The impending excavation of the landfill where Atari was rumoured to have crushed and buried millions of unsold E.T. game cartridges has been opened up to the public.
There has never been an official confirmation that the landfill site is where the better part of 3.5 million unsold E.T cartridges were buried.
The event is set to become part of a documentary backed by Xbox Entertainment Studios and produced by Fuel Entertainment. The dig was given the green light last week and now Microsoft has extended the invitation to attend to everyone.
Attendees might even be interviewed for the documentaries alongside E.T the Extra-Terrestrial video game designer Howard Scott Warshaw, the team of archaeologists and other people connected to the project.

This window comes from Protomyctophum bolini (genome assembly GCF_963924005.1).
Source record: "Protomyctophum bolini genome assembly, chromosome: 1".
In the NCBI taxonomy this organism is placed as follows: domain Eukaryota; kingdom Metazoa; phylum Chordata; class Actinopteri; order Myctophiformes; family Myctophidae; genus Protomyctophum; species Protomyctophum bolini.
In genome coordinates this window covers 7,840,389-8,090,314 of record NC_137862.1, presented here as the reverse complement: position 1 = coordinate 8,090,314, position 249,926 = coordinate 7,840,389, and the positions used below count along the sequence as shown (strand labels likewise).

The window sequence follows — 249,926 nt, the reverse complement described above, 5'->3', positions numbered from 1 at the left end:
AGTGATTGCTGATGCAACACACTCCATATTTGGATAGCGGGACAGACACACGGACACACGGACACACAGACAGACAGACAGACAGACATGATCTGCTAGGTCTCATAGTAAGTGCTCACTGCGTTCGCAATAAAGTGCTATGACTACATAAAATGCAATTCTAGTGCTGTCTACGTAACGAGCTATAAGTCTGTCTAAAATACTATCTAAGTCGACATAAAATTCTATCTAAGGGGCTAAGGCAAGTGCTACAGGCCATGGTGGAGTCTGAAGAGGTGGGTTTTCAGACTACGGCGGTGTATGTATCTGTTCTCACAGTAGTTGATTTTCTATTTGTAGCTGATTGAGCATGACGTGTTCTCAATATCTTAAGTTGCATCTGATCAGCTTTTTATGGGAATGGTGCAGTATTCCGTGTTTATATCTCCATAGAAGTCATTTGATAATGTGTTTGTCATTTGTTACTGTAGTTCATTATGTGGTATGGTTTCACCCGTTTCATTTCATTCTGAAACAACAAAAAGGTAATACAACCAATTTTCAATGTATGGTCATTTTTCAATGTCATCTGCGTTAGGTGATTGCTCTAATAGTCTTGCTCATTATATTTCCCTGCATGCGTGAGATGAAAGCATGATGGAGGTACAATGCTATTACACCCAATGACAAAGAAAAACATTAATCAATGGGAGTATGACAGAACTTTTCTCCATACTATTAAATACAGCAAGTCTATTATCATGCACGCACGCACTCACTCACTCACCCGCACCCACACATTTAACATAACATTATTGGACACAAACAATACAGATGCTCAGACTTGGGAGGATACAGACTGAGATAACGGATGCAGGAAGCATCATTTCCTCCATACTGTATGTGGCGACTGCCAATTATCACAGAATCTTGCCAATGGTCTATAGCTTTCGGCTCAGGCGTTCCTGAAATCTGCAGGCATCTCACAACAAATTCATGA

Work on unearthing the dumped cartridges will begin on April 26 and 9:30 AM and run through until 7:30 PM at the Alamogordo landfill site in New Mexico. Xbox Entertainment Studios will be publishing the finished film as part of a documentary series.
Plans to unearth the abandoned cartridges were first announced in June 2013 and the project was briefly put on hold last week as the team was required to obtain special permission before any digging could take place.
The landfill site is purportedly the final resting place of the bulk of approximately 3.5 million unsold cartridges of 1983's E.T video game from Atari, a title often name-checked as one of the worst video games in the industry’s history and a commercial failure that is credited as almost killing off video games as a business entirely.
Whether or not the burial site does in fact inter these cartridges has never been officially confirmed, and official statements claim that only broken and returned materials were dumped.